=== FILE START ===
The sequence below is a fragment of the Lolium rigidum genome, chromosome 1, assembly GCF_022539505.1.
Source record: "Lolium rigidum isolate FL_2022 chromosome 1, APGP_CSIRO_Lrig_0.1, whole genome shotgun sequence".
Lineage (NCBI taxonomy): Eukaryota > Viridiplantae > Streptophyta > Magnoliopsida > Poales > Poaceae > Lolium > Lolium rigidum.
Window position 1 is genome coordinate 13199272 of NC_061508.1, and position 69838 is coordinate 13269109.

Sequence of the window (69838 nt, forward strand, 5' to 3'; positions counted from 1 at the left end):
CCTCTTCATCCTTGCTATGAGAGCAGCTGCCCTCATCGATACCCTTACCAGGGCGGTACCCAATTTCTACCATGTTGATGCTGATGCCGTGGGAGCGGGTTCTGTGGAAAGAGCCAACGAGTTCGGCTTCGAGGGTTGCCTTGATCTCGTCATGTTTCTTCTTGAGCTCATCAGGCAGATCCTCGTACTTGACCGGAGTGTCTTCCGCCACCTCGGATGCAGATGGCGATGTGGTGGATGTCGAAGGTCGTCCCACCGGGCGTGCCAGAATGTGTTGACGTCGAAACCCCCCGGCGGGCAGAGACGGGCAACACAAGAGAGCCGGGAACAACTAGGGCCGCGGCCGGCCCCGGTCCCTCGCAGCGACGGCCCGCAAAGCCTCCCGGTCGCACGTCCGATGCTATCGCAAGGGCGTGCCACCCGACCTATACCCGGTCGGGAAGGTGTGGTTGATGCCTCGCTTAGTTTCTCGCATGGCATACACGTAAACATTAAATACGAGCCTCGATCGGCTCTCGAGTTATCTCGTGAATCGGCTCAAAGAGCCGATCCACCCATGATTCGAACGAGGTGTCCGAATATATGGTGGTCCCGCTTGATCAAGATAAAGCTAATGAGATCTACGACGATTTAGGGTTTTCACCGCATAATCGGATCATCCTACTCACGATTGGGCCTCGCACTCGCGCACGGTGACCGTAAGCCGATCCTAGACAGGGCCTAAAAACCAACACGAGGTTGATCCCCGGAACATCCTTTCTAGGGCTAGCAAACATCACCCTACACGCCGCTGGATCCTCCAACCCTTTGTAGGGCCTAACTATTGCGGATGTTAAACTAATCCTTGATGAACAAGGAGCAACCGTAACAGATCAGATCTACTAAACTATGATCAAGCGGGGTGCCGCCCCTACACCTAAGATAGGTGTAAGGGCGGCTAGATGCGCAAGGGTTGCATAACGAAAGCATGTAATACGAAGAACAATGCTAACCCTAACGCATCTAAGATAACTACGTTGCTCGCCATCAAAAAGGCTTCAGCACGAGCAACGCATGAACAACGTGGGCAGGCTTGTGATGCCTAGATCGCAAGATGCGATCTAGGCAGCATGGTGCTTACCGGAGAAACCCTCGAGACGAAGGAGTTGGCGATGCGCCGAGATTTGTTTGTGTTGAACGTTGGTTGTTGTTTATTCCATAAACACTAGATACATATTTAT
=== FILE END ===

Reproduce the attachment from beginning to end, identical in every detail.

The sequence below is a fragment of the Lolium rigidum genome, chromosome 1, assembly GCF_022539505.1.
Source record: "Lolium rigidum isolate FL_2022 chromosome 1, APGP_CSIRO_Lrig_0.1, whole genome shotgun sequence".
Lineage (NCBI taxonomy): Eukaryota > Viridiplantae > Streptophyta > Magnoliopsida > Poales > Poaceae > Lolium > Lolium rigidum.
Window position 1 is genome coordinate 13199272 of NC_061508.1, and position 69838 is coordinate 13269109.

Sequence of the window (69838 nt, forward strand, 5' to 3'; positions counted from 1 at the left end):
CCTCTTCATCCTTGCTATGAGAGCAGCTGCCCTCATCGATACCCTTACCAGGGCGGTACCCAATTTCTACCATGTTGATGCTGATGCCGTGGGAGCGGGTTCTGTGGAAAGAGCCAACGAGTTCGGCTTCGAGGGTTGCCTTGATCTCGTCATGTTTCTTCTTGAGCTCATCAGGCAGATCCTCGTACTTGACCGGAGTGTCTTCCGCCACCTCGGATGCAGATGGCGATGTGGTGGATGTCGAAGGTCGTCCCACCGGGCGTGCCAGAATGTGTTGACGTCGAAACCCCCCGGCGGGCAGAGACGGGCAACACAAGAGAGCCGGGAACAACTAGGGCCGCGGCCGGCCCCGGTCCCTCGCAGCGACGGCCCGCAAAGCCTCCCGGTCGCACGTCCGATGCTATCGCAAGGGCGTGCCACCCGACCTATACCCGGTCGGGAAGGTGTGGTTGATGCCTCGCTTAGTTTCTCGCATGGCATACACGTAAACATTAAATACGAGCCTCGATCGGCTCTCGAGTTATCTCGTGAATCGGCTCAAAGAGCCGATCCACCCATGATTCGAACGAGGTGTCCGAATATATGGTGGTCCCGCTTGATCAAGATAAAGCTAATGAGATCTACGACGATTTAGGGTTTTCACCGCATAATCGGATCATCCTACTCACGATTGGGCCTCGCACTCGCGCACGGTGACCGTAAGCCGATCCTAGACAGGGCCTAAAAACCAACACGAGGTTGATCCCCGGAACATCCTTTCTAGGGCTAGCAAACATCACCCTACACGCCGCTGGATCCTCCAACCCTTTGTAGGGCCTAACTATTGCGGATGTTAAACTAATCCTTGATGAACAAGGAGCAACCGTAACAGATCAGATCTACTAAACTATGATCAAGCGGGGTGCCGCCCCTACACCTAAGATAGGTGTAAGGGCGGCTAGATGCGCAAGGGTTGCATAACGAAAGCATGTAATACGAAGAACAATGCTAACCCTAACGCATCTAAGATAACTACGTTGCTCGCCATCAAAAAGGCTTCAGCACGAGCAACGCATGAACAACGTGGGCAGGCTTGTGATGCCTAGATCGCAAGATGCGATCTAGGCAGCATGGTGCTTACCGGAGAAACCCTCGAGACGAAGGAGTTGGCGATGCGCCGAGATTTGTTTGTGTTGAACGTTGGTTGTTGTTTATTCCATAAACACTAGATACATATTTAT